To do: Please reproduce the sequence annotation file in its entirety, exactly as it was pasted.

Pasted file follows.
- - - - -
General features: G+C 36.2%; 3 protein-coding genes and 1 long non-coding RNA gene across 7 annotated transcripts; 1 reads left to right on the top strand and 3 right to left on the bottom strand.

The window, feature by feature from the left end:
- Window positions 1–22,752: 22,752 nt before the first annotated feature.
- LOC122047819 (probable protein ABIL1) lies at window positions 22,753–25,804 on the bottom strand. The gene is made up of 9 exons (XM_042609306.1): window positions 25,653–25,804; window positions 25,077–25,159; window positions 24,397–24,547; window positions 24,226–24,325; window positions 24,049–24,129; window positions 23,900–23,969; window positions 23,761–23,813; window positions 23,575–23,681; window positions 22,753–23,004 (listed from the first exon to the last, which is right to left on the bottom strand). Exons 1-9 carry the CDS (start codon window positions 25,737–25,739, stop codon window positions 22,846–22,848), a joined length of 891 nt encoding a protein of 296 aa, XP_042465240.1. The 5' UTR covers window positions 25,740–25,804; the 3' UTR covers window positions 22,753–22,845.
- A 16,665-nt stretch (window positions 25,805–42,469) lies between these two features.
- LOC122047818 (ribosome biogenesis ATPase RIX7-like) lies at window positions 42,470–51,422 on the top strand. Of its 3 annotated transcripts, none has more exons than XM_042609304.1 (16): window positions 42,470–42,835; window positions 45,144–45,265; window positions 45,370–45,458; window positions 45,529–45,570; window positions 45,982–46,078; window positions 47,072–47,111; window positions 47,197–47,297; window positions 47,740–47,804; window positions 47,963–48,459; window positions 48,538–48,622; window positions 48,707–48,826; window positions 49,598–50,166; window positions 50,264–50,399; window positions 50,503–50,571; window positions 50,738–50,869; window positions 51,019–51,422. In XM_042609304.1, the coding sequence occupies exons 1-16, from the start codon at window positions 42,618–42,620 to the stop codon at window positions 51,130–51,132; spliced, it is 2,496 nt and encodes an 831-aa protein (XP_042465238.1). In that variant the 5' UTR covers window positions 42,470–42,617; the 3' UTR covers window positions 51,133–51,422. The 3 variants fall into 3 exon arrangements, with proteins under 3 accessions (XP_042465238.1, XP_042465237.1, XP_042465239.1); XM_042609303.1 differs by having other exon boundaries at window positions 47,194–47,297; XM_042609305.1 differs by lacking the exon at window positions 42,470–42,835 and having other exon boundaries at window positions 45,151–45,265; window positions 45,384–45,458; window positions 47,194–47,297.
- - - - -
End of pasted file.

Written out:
General features: G+C 36.2%; 3 protein-coding genes and 1 long non-coding RNA gene across 7 annotated transcripts; 1 reads left to right on the top strand and 3 right to left on the bottom strand.

The window, feature by feature from the left end:
- Window positions 1–22,752: 22,752 nt before the first annotated feature.
- LOC122047819 (probable protein ABIL1) lies at window positions 22,753–25,804 on the bottom strand. The gene is made up of 9 exons (XM_042609306.1): window positions 25,653–25,804; window positions 25,077–25,159; window positions 24,397–24,547; window positions 24,226–24,325; window positions 24,049–24,129; window positions 23,900–23,969; window positions 23,761–23,813; window positions 23,575–23,681; window positions 22,753–23,004 (listed from the first exon to the last, which is right to left on the bottom strand). Exons 1-9 carry the CDS (start codon window positions 25,737–25,739, stop codon window positions 22,846–22,848), a joined length of 891 nt encoding a protein of 296 aa, XP_042465240.1. The 5' UTR covers window positions 25,740–25,804; the 3' UTR covers window positions 22,753–22,845.
- A 16,665-nt stretch (window positions 25,805–42,469) lies between these two features.
- LOC122047818 (ribosome biogenesis ATPase RIX7-like) lies at window positions 42,470–51,422 on the top strand. Of its 3 annotated transcripts, none has more exons than XM_042609304.1 (16): window positions 42,470–42,835; window positions 45,144–45,265; window positions 45,370–45,458; window positions 45,529–45,570; window positions 45,982–46,078; window positions 47,072–47,111; window positions 47,197–47,297; window positions 47,740–47,804; window positions 47,963–48,459; window positions 48,538–48,622; window positions 48,707–48,826; window positions 49,598–50,166; window positions 50,264–50,399; window positions 50,503–50,571; window positions 50,738–50,869; window positions 51,019–51,422. In XM_042609304.1, the coding sequence occupies exons 1-16, from the start codon at window positions 42,618–42,620 to the stop codon at window positions 51,130–51,132; spliced, it is 2,496 nt and encodes an 831-aa protein (XP_042465238.1). In that variant the 5' UTR covers window positions 42,470–42,617; the 3' UTR covers window positions 51,133–51,422. The 3 variants fall into 3 exon arrangements, with proteins under 3 accessions (XP_042465238.1, XP_042465237.1, XP_042465239.1); XM_042609303.1 differs by having other exon boundaries at window positions 47,194–47,297; XM_042609305.1 differs by lacking the exon at window positions 42,470–42,835 and having other exon boundaries at window positions 45,151–45,265; window positions 45,384–45,458; window positions 47,194–47,297.